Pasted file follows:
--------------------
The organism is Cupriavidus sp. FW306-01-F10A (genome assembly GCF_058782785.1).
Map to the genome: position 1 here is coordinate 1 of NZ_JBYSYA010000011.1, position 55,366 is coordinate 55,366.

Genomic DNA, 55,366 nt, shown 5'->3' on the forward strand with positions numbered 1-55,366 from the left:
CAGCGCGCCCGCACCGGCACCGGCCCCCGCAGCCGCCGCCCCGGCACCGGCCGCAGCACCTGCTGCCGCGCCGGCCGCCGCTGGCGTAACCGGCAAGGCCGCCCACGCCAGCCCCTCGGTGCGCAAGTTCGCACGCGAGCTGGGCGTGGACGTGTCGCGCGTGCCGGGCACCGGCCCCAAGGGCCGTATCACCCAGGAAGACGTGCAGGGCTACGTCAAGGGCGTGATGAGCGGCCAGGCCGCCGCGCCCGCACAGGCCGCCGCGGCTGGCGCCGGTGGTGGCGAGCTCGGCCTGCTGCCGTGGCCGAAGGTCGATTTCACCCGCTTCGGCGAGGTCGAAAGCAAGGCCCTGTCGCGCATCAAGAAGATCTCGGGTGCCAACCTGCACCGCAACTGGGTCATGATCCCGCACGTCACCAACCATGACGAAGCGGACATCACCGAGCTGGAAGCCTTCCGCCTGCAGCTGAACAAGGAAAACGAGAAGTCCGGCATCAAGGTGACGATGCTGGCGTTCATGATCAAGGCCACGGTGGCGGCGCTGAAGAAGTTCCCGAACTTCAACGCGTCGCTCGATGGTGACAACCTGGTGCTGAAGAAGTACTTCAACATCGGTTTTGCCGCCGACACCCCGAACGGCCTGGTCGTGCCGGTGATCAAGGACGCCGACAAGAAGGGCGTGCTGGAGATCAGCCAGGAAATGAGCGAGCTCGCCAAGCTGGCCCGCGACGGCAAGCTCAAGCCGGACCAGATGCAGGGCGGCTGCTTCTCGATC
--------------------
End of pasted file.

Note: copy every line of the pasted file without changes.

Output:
The organism is Cupriavidus sp. FW306-01-F10A (genome assembly GCF_058782785.1).
Map to the genome: position 1 here is coordinate 1 of NZ_JBYSYA010000011.1, position 55,366 is coordinate 55,366.

Genomic DNA, 55,366 nt, shown 5'->3' on the forward strand with positions numbered 1-55,366 from the left:
CAGCGCGCCCGCACCGGCACCGGCCCCCGCAGCCGCCGCCCCGGCACCGGCCGCAGCACCTGCTGCCGCGCCGGCCGCCGCTGGCGTAACCGGCAAGGCCGCCCACGCCAGCCCCTCGGTGCGCAAGTTCGCACGCGAGCTGGGCGTGGACGTGTCGCGCGTGCCGGGCACCGGCCCCAAGGGCCGTATCACCCAGGAAGACGTGCAGGGCTACGTCAAGGGCGTGATGAGCGGCCAGGCCGCCGCGCCCGCACAGGCCGCCGCGGCTGGCGCCGGTGGTGGCGAGCTCGGCCTGCTGCCGTGGCCGAAGGTCGATTTCACCCGCTTCGGCGAGGTCGAAAGCAAGGCCCTGTCGCGCATCAAGAAGATCTCGGGTGCCAACCTGCACCGCAACTGGGTCATGATCCCGCACGTCACCAACCATGACGAAGCGGACATCACCGAGCTGGAAGCCTTCCGCCTGCAGCTGAACAAGGAAAACGAGAAGTCCGGCATCAAGGTGACGATGCTGGCGTTCATGATCAAGGCCACGGTGGCGGCGCTGAAGAAGTTCCCGAACTTCAACGCGTCGCTCGATGGTGACAACCTGGTGCTGAAGAAGTACTTCAACATCGGTTTTGCCGCCGACACCCCGAACGGCCTGGTCGTGCCGGTGATCAAGGACGCCGACAAGAAGGGCGTGCTGGAGATCAGCCAGGAAATGAGCGAGCTCGCCAAGCTGGCCCGCGACGGCAAGCTCAAGCCGGACCAGATGCAGGGCGGCTGCTTCTCGATC